Kiwanis trip to D.C.: ‘She saw her husband die.’

By Jared Olar
Library assistant

Pekin Daily Times owner and publisher F. F. McNaughton used his daily “Editor’s Letter” newspaper column to chronicle the weeklong trip to Washington, D.C., that the Pekin Kiwanis Club and a party of Peoria teachers took in June 1932. The fourth of his daily log entries, a letter written from Washington, D.C., was printed on the front page of the June 16 issue. This log entry, which tells of how the Kiwanis tourists came to witness the shocking death of a Congressman on the floor of the House of Representatives, follows below:

*****

Tuesday night
Washington, D.C.

What a thrill the youngsters particularly are having tonight.

Under a brilliant moon we are in the resplendent city of Washington, called “the fair flower of the republic.”

One must see this city to appreciate it, and he must see it again if he has not seen it recently.

As I write this we are looking a quarter mile across the Union Depot plaza to the capitol – there the lights just then were turned on to flood the dome.

In the streets beneath are thousands of autos, threading these diagonally platted streets.

Pekin Daily Times owner and publisher F. F. McNaughton in 1979. PHOTO FROM LOCAL HISTORY ROOM COLLECTION

Pekin Daily Times owner and publisher F. F. McNaughton in 1979. PHOTO FROM LOCAL HISTORY ROOM COLLECTION

We got separated from the gang for a half day this p. m. My youngest lad, Dean, is a poor auto rider. That mountain climb not only got him upset, but the other two boys also. Joe couldn’t eat his breakfast. John ate his but he had to leave the dinner after each course and throw it up.

So I decided not to risk them on the long ride across Maryland to [microfilm damaged] to the hotel, jumped into tubs to clean up and hotfooted it across the plaza to the house to listen to the debate on the bonus. You’ve probably read in tonight’s Times what happened. Rep. Eslick of Tennessee dropped dead while making a speech for the bonus.

The house immediately was adjourned. Mrs. Eslick was in the gallery. She saw her husband die.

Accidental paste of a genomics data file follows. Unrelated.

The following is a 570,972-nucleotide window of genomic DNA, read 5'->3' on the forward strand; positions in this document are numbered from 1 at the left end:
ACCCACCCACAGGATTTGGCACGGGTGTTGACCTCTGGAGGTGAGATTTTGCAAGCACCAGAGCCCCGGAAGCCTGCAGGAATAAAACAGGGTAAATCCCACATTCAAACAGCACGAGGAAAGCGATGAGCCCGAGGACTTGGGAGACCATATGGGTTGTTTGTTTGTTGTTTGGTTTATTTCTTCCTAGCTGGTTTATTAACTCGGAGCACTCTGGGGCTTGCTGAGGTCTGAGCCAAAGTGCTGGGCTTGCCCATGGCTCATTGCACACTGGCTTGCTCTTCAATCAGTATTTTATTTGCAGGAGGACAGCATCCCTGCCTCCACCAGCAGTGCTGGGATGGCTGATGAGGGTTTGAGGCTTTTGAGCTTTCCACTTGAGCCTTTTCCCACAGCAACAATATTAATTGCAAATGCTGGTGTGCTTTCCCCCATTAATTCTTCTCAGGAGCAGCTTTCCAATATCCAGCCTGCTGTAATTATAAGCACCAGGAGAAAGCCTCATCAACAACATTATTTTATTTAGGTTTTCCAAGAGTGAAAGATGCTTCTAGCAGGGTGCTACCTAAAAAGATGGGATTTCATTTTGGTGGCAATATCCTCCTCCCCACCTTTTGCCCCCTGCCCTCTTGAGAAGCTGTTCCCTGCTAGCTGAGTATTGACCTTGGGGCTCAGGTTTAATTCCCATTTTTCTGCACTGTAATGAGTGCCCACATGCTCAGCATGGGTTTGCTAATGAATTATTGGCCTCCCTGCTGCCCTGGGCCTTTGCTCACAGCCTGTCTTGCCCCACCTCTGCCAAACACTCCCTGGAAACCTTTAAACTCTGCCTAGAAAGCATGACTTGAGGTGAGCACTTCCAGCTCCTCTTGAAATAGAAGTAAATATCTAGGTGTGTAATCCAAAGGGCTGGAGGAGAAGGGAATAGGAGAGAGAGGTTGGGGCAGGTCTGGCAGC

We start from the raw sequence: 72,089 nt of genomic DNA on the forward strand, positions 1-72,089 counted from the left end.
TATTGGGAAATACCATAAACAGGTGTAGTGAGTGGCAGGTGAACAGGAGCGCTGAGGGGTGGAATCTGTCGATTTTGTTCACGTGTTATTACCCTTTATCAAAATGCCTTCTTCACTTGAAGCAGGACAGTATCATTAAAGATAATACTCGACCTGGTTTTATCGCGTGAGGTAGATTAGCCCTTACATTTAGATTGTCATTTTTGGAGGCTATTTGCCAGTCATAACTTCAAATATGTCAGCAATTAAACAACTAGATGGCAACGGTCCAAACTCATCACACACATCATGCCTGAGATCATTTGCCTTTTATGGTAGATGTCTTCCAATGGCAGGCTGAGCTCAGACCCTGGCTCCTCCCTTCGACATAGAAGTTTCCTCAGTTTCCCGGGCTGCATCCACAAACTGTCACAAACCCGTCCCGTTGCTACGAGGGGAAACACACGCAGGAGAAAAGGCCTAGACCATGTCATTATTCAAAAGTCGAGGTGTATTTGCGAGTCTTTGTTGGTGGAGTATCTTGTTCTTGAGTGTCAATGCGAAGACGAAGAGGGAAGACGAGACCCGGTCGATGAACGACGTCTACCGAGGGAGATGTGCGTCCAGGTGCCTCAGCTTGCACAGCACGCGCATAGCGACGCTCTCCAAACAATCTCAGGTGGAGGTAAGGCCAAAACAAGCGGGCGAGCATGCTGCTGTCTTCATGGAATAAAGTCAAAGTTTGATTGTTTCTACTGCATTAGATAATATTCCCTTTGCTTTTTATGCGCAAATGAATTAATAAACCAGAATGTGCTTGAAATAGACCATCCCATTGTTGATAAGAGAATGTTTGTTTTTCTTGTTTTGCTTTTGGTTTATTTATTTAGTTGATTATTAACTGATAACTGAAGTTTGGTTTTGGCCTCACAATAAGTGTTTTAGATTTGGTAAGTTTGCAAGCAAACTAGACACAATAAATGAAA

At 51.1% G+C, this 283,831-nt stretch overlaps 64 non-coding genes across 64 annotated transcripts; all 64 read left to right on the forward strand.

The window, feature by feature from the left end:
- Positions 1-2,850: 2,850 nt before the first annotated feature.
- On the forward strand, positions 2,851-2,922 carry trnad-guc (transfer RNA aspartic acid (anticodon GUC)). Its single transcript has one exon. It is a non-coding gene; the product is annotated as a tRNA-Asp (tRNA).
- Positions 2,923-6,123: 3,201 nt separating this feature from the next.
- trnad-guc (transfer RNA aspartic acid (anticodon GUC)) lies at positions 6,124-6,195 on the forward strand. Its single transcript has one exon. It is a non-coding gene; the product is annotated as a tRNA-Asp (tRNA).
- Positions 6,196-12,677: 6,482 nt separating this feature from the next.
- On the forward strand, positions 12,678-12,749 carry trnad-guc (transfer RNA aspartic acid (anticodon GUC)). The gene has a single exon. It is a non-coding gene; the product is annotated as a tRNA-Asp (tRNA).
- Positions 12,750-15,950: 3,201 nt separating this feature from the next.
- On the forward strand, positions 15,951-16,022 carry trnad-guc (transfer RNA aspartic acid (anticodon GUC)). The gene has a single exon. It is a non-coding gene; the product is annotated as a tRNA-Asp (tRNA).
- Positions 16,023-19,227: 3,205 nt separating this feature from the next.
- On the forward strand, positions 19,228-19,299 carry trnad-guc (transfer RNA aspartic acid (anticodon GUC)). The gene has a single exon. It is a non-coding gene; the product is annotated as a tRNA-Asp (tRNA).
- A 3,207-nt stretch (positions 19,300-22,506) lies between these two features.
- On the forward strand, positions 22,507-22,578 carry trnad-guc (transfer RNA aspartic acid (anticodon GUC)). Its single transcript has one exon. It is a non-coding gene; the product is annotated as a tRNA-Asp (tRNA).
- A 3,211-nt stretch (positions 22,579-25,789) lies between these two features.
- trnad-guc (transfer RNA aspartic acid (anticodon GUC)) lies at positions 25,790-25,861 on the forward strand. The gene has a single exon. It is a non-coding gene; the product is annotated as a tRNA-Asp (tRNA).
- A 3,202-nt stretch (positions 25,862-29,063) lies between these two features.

So we went over to the senate and saw Vice-President Curtis and some of the best known senators in action, then they too adjourned out of respect for Rep. Eslick.

We then dropped in at Congressman Hull’s office and were received with every courtesy. I think I’ll be dropping back in there to write my letter to you tomorrow. It takes me too long to write by long hand.

There, the boys say I must be going.

There’s a huge parade on tonight. Washington’s great annual flag day parade. We can hear the bands coming up Pennsylvanian avenue now.

After that we’re going to the Fox theater then call it a day – and what a day!

P.S. It is plenty cool here tonight.

Pekin Kiwanis Club tourists witnessed the death of Congressman Edward E. Eslick of Tennessee, who was felled by a massive heart attack on June 15, 1932, on the floor of the House of Representatives while he was delivering an impassioned speech in favor of a bill that would allow World War I veterans who were suffering due to the Great Depression to cash in their service bonus certificates early. Eslick's death was reported on page 4, column 2, of the June 15 Pekin Daily Times, and also was commented on by Times publisher F. F. McNaughton in a letter he wrote from Washington, D.C., that was published June 16.

Pekin Kiwanis Club tourists witnessed the death of Congressman Edward E. Eslick of Tennessee, who was felled by a massive heart attack on June 15, 1932, on the floor of the House of Representatives while he was delivering an impassioned speech in favor of a bill that would allow World War I veterans who were suffering due to the Great Depression to cash in their service bonus certificates early. Eslick’s death was reported on page 4, column 2, of the June 15 Pekin Daily Times, and also was commented on by Times publisher F. F. McNaughton in a letter he wrote from Washington, D.C., that was published June 16.

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